America enters the election year 2014 with considerable uncertainty about two major constitutional issues: what will the rules be for financing the federal campaign, and what is the outlook for minority and poor voters at the ballot box? Two controversial Supreme Court decisions will have a continuing impact: the ruling four years ago in Citizens United v. Federal Election Commission, and the decision last June in Shelby County v. Holder. It is not too much to say that the money side of national politics has been turned upside down by the Citizens United decision – a ruling that, after a century of restrictions on political financing by corporations and labor unions, turned them loose to spend as much as they liked as long as they did so independently from candidates running for Congress and the Presidency.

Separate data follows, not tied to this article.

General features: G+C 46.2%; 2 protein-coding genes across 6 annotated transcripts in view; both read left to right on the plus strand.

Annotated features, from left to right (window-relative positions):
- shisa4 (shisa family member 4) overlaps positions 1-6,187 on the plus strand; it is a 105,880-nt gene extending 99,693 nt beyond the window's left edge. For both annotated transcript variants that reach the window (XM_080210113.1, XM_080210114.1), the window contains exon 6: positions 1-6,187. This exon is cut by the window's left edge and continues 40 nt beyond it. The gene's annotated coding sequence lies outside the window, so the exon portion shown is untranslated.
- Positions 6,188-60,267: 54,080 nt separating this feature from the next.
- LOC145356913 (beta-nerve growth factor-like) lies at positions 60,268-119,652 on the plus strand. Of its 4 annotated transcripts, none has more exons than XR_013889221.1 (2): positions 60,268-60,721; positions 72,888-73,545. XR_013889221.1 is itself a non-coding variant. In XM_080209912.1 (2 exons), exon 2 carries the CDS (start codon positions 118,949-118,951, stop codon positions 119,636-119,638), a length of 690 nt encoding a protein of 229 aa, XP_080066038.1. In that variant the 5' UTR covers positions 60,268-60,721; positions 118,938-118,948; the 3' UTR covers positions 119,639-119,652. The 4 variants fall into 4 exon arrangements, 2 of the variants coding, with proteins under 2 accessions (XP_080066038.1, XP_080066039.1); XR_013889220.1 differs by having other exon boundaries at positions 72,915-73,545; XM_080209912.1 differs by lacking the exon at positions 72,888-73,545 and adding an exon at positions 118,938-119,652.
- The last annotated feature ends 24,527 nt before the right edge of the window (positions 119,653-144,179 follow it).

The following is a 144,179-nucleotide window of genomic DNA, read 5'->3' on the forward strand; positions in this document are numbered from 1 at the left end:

Interpreted by lower courts, that decision has gone well beyond the specifics of what the Supreme Court actually decided on spending freedom, and as a result contributions to election campaigns have now become almost as free as spending, leading to the rise of influence by secret “super PACS” and, in the process, to a weakening of the wall of separation between funding sources and candidates.
The changing world of campaign financing continues to prove the truth of a remark by two Supreme Court Justices a decade ago in a major funding case: “Money, like water, will always find an outlet.” No matter what restrictions Congress fashions from time to time to limit the influence of big donors, there are always new channels for the flow of money, and those are increasingly gaining approval in the federal courts.
Full Article: The Constitution in 2014: Election rules.